Moreover, the trade deal does not need to be perfect, and it most likely won’t be. It just has to be good enough to scrap the tariffs that were imposed over the course of 2018. Any deal is likely to leave a lot of questions unanswered in the short term, whether they relate to the actual execution, the future of technology transfers, or any follow-through on a US-Europe trade deal. That said, none of those questions will have answers that could possibly be as bad for the global economy as the prospect of 25% tariffs on all goods traded between US and China.
Second, we need the world’s major central banks to continue to remain supportive, in other words, dovish. This is particularly important given the weak global macro backdrop. Take emerging markets, where equities have historically benefited from a strong growth outlook, regardless of the Fed’s stance (as was the case in the Fed tightening cycle of 2004-2006), but in a weak growth environment such as the current one, Fed support is a crucial element.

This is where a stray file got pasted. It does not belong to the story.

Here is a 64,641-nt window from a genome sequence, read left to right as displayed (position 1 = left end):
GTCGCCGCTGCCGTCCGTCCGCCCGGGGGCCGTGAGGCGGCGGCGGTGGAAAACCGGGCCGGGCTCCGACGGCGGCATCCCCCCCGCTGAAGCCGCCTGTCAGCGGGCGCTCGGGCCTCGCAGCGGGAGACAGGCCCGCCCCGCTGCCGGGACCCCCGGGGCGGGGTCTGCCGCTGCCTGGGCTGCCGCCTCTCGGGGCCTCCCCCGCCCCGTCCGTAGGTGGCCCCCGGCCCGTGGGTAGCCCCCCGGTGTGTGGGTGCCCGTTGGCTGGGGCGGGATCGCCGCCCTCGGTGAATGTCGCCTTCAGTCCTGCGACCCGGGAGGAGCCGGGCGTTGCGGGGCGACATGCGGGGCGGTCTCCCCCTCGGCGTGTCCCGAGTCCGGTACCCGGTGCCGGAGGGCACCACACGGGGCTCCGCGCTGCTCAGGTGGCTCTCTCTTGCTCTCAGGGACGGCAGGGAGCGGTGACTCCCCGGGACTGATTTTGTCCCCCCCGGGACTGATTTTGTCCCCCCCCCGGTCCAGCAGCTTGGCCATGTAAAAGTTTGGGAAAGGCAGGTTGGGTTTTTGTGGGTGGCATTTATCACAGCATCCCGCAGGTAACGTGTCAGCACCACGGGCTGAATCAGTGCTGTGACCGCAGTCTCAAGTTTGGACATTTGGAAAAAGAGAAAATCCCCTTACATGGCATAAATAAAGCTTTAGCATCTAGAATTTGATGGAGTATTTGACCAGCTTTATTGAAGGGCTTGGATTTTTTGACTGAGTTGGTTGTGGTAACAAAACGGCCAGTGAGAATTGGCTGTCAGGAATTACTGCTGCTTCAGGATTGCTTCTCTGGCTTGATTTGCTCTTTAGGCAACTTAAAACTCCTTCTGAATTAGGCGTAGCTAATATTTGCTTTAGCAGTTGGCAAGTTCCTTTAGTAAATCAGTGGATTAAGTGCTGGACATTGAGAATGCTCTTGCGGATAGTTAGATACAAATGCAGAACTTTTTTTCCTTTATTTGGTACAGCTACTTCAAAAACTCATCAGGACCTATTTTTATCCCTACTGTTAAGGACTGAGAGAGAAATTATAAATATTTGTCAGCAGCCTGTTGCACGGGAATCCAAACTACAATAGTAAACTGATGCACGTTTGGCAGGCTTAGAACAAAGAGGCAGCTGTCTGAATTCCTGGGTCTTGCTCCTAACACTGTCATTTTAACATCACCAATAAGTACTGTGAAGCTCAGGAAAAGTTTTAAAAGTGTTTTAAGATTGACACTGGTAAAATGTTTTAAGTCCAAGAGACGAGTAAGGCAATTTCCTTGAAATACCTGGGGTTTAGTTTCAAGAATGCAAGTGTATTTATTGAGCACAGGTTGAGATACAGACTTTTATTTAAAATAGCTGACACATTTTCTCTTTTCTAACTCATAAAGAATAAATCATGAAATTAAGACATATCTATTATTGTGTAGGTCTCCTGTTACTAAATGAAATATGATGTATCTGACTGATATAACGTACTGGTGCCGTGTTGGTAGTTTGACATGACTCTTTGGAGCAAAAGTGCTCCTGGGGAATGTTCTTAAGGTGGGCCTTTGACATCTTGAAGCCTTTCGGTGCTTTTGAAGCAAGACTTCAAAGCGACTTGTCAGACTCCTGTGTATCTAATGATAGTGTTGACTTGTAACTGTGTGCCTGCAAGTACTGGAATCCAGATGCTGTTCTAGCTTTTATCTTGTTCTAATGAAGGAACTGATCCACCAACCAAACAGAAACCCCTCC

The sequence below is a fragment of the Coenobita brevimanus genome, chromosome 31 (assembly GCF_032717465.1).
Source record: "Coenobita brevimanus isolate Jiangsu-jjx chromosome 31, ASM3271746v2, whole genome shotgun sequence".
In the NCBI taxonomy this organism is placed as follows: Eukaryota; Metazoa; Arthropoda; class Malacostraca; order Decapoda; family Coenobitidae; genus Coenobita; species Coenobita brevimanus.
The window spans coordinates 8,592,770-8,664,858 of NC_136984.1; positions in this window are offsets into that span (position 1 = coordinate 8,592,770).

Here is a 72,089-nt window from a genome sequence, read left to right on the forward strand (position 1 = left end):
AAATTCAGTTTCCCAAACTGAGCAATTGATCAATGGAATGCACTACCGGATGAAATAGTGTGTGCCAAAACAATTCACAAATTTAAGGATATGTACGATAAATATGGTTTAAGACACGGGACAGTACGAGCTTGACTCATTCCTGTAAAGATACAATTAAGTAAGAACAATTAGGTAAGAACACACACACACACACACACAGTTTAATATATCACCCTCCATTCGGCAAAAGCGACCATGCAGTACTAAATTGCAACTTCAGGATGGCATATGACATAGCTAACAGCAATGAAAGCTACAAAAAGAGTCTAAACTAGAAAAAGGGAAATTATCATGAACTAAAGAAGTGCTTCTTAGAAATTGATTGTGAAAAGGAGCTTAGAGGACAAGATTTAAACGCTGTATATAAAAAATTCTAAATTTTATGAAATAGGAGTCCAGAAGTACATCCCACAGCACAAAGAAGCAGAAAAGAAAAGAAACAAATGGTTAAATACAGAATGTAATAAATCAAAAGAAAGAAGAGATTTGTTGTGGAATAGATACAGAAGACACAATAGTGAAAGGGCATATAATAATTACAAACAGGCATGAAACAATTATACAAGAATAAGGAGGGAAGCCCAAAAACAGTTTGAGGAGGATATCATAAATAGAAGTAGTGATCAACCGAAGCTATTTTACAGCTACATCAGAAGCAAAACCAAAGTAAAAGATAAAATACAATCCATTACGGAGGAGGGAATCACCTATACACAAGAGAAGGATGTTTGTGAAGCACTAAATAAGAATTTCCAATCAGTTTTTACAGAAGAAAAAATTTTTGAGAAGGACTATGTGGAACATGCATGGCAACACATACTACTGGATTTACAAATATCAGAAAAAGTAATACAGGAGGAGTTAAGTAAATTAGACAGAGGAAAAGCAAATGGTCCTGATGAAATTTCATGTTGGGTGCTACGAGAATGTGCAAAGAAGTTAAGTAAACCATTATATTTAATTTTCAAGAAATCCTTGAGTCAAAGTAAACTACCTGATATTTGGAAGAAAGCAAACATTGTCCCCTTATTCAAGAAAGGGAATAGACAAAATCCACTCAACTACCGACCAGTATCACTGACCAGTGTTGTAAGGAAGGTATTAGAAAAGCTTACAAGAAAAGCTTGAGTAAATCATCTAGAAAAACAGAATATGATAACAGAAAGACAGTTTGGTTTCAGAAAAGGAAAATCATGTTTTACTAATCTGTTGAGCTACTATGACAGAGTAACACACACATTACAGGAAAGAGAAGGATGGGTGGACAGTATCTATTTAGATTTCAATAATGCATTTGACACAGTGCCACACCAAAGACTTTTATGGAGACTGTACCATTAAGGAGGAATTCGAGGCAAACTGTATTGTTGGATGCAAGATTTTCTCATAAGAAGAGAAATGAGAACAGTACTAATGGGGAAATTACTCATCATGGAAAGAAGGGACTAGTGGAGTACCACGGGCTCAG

Third, we need the Chinese government to continue to gradually stimulate the domestic economy, managing the delicate balancing act between stimulus injection and debt management. We all understand that China’s economic growth will continue to weaken structurally, but as long as the government can manage the soft landing, investors will still be able to find compelling opportunities in the structural changes that are taking place in the country’s economy.
Of course, if the uncertainties surrounding the future of Europe, namely Brexit, the trade dispute between the EU and the US, and Italy’s woes were finally vanquished, that would be the icing on the cake. That said, we don’t want to be greedy and we feel that the markets should be able to cope with a bit more uncertainty on this end, as long as the other bigger boxes (China-US trade, central bank dovishness and China’s stimulus) are ticked.